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Home > Big Data, Business Intelligence, no sql, nosql database > MongoDB Vs Neo4j GraphDB. It’s your Case Study..!!

MongoDB Vs Neo4j GraphDB. It’s your Case Study..!!

I was working on one Social Media Streaming proof of concept where problem statement was which NoSQL Database is best fit for social media network. I’m big fan of MongoDB and I was planning to use MongoDB in this case but I wanted give another shot for other NoSQL databases where I chose Neo4j Graph Database.

As MongoDB is document store where we can store JSON and BSON documents that require fast writes or reads as it’s primary feature is storing and indexing schemaless documents. But retrieving data from MongoDB requires complex queries which is really challenging job and requires lot of efforts in terms of aggregation framework and Map Reduce.  MongoDB is highly available and consistent but not capable at handling relations as it doesn’t maintain referential integrity between DBRefs.

The primary advantage of Neo4j is its lightning fast ability to do very complex queries with unlimited depth and weighted connections. So you should definitely store graphs like “Users” and relationships like “Friendship” or “Subscriber” inside Neo4j. This way you can easily do queries like retrieving distinct friends of friends that like the same music albums as you.

MongoDB works much better when all of the data on a given partition can fit in memory.  What makes it scale is that many of data collections that can be easily stored in MongoDB are also easily partitioned.  This lets you spread your data across a number of nodes letting you fit data sets which are larger than the memory capacity of a single server still nearly entirely in memory. Partitioning graph data can be hard, it depends on the graph.  It is particularly challenging to find ways to keep large graphs (in general) entirely in memory when you outgrow your commodity hardware resources. Vertical scaling of your graph server is going to reach it’s threshold when you exhaust all your hardware resources.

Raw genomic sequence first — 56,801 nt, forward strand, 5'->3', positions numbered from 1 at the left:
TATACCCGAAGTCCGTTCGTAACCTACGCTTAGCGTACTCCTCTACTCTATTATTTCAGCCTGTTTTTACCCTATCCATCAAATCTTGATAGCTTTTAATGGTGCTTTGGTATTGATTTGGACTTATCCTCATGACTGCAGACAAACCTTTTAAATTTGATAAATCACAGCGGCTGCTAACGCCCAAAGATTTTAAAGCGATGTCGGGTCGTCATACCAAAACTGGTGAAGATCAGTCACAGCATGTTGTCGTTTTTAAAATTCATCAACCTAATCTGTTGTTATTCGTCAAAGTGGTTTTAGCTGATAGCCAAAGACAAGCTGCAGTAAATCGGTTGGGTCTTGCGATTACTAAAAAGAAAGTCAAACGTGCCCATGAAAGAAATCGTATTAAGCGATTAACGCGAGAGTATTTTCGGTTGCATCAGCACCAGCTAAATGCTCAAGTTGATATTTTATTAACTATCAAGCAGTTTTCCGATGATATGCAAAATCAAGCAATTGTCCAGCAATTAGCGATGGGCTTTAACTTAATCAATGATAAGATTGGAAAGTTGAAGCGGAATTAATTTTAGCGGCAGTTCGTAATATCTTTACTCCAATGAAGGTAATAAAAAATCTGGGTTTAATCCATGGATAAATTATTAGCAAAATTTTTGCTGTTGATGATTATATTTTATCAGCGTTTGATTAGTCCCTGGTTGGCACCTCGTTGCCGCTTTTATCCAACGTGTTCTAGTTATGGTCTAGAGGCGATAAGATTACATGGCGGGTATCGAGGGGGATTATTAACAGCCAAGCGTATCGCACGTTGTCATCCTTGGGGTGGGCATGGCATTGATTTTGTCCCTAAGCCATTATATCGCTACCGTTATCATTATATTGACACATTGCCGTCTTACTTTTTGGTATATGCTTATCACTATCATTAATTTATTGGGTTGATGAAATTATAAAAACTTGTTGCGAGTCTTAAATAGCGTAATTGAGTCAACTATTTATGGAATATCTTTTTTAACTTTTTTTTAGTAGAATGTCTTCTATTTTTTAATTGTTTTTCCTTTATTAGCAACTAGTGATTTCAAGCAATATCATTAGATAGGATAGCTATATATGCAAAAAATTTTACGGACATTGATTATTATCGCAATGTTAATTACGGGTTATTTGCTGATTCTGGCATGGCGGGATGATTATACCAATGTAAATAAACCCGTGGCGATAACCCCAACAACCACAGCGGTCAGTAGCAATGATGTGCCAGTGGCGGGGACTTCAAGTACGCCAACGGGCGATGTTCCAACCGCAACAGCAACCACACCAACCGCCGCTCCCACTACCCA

Now you can think of using hybrid approach that may find useful, but make sure you are aware of the scalability concerns of each database. By using Neo4j to store relationships between “Users” and other properties which you will be using frequently. By keeping a store of their profile information as a document in MongoDB. In Neo4j GraphDB, using a MongoDB ObjectID to reference the user’s profile document and other documents/data that I do not use very frequently.

It is to be noted that for 90 percent plus of application use cases, it will be more than sufficient using one database or the other. Using two different databases can even have a negative impact on performance, especially when sharding database instances across multiple machines. Also to be noted is that Neo4j does not yet support auto-sharding.

To sum it up, I see comparing Neo4j with MongoDB pretty much as comparing apples to oranges (I’d be happier if someone corrected me here). You use a graph when your data is highly interconnected and needs to be navigated, else if your data is nothing but a bunch of denormalized structures, you go with a plain document store!

Here is System Properties Comparison MongoDB vs. Neo4j for your reference.

I hope this article was helpful to you.

Stay tuned.

Sandip

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